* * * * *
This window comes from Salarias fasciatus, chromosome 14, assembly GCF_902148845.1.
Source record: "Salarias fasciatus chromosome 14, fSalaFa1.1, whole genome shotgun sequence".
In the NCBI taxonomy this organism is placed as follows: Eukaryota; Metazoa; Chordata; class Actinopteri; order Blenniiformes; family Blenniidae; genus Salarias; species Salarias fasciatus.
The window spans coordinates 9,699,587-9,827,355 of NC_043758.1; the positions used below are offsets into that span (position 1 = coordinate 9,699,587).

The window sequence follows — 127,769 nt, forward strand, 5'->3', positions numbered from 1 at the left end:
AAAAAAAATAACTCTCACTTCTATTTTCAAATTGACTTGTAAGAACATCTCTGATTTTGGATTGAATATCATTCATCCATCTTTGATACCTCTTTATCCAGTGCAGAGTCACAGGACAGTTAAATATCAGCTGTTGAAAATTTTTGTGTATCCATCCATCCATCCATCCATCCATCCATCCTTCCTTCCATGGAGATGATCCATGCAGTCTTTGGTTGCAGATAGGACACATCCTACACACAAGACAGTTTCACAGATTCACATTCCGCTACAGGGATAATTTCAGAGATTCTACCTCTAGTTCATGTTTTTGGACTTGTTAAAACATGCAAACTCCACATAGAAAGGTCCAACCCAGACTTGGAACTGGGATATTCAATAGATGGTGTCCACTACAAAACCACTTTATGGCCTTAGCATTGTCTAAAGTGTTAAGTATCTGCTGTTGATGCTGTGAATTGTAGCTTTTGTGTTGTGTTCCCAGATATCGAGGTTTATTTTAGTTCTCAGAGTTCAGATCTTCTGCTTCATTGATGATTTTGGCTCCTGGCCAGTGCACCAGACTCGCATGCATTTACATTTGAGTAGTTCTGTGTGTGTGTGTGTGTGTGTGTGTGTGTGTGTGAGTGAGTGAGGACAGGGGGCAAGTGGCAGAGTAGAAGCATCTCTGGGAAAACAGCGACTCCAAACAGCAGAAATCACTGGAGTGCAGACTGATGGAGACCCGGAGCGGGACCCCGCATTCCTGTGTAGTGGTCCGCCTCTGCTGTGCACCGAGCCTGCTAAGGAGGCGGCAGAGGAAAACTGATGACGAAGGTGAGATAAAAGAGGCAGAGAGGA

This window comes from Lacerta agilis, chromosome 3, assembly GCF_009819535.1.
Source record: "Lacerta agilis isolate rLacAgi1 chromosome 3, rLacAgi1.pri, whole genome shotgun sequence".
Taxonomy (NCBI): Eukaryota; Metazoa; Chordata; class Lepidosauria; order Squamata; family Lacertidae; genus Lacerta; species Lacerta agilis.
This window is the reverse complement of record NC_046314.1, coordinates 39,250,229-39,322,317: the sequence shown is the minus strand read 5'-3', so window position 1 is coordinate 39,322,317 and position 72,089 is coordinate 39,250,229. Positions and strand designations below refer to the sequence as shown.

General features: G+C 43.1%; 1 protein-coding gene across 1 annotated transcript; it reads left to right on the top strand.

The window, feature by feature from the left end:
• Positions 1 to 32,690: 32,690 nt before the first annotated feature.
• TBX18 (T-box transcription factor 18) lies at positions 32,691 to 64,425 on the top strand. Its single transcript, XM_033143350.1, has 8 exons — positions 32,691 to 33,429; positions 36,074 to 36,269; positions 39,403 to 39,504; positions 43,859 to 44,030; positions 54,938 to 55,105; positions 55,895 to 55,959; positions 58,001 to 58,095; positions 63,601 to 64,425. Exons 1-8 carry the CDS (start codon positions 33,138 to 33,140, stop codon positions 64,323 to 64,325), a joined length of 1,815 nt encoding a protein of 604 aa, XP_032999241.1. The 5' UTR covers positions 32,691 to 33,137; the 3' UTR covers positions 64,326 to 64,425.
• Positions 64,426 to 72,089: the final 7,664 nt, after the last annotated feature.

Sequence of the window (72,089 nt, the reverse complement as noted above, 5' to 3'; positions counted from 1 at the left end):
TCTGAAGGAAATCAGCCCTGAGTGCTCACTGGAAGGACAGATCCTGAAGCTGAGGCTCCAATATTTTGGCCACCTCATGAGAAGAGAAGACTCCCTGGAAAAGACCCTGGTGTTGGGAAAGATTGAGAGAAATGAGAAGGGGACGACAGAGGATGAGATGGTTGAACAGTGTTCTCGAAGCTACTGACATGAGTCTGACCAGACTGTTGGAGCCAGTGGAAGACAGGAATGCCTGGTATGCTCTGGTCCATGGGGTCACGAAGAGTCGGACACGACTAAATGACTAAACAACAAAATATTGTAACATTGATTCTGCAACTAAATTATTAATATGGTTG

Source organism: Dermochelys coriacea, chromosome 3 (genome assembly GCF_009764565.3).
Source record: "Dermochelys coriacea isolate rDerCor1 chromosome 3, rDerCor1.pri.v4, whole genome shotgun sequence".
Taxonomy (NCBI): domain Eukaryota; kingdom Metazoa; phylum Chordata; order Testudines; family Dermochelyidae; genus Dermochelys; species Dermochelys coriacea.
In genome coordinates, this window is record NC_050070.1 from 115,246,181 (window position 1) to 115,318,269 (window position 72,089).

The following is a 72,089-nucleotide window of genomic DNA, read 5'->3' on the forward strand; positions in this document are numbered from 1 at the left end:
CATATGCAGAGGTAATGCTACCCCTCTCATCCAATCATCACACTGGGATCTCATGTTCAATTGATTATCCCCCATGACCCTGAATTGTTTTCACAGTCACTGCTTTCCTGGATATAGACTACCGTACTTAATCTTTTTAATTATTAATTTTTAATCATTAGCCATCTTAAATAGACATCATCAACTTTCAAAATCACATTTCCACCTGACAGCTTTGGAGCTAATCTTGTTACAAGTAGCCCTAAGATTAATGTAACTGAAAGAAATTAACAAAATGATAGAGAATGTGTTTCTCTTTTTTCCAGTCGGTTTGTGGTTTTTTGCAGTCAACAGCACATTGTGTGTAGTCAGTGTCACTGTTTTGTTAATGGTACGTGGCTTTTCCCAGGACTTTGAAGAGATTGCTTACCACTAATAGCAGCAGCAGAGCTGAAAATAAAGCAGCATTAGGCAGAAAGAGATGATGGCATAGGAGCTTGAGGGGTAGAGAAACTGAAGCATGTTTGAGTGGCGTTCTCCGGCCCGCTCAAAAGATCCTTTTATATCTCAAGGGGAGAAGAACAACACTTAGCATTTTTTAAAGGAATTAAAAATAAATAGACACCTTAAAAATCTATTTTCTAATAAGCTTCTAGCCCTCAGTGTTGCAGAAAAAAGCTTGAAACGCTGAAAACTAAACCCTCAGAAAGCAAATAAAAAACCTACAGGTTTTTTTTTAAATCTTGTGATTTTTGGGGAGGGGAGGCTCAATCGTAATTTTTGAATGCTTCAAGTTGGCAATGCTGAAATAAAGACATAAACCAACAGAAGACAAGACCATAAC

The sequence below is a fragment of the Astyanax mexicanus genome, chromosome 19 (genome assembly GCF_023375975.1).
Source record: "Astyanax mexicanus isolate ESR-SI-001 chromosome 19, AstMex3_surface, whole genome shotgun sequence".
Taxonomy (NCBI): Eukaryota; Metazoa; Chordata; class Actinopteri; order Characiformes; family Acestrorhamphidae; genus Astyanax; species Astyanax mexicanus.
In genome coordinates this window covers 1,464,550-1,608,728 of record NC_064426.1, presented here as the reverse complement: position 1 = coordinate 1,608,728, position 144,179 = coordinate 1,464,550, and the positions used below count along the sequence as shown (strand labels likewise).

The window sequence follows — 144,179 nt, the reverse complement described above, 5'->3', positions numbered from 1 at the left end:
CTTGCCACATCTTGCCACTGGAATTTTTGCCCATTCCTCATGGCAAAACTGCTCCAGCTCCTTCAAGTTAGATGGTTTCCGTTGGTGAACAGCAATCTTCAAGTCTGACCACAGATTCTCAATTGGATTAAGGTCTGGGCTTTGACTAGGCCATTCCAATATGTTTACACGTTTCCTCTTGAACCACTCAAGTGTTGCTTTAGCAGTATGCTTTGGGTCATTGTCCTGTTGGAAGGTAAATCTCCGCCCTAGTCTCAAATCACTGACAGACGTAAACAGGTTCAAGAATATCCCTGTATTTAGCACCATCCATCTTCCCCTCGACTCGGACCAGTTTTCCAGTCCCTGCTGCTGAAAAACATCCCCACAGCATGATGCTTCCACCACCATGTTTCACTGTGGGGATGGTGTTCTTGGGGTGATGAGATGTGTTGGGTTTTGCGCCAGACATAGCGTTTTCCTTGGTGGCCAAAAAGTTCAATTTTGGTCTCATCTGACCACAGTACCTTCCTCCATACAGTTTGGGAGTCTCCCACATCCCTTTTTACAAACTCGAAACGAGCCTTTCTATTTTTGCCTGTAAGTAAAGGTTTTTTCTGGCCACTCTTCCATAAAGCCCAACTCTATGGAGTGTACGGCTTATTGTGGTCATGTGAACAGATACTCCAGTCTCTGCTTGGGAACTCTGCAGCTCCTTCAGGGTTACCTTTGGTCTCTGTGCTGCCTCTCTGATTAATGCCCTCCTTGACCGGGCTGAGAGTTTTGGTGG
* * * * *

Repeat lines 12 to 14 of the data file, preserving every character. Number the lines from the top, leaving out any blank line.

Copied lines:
The window, feature by feature from the left end:
• Positions 1 to 32,690: 32,690 nt before the first annotated feature.
• TBX18 (T-box transcription factor 18) lies at positions 32,691 to 64,425 on the top strand. Its single transcript, XM_033143350.1, has 8 exons — positions 32,691 to 33,429; positions 36,074 to 36,269; positions 39,403 to 39,504; positions 43,859 to 44,030; positions 54,938 to 55,105; positions 55,895 to 55,959; positions 58,001 to 58,095; positions 63,601 to 64,425. Exons 1-8 carry the CDS (start codon positions 33,138 to 33,140, stop codon positions 64,323 to 64,325), a joined length of 1,815 nt encoding a protein of 604 aa, XP_032999241.1. The 5' UTR covers positions 32,691 to 33,137; the 3' UTR covers positions 64,326 to 64,425.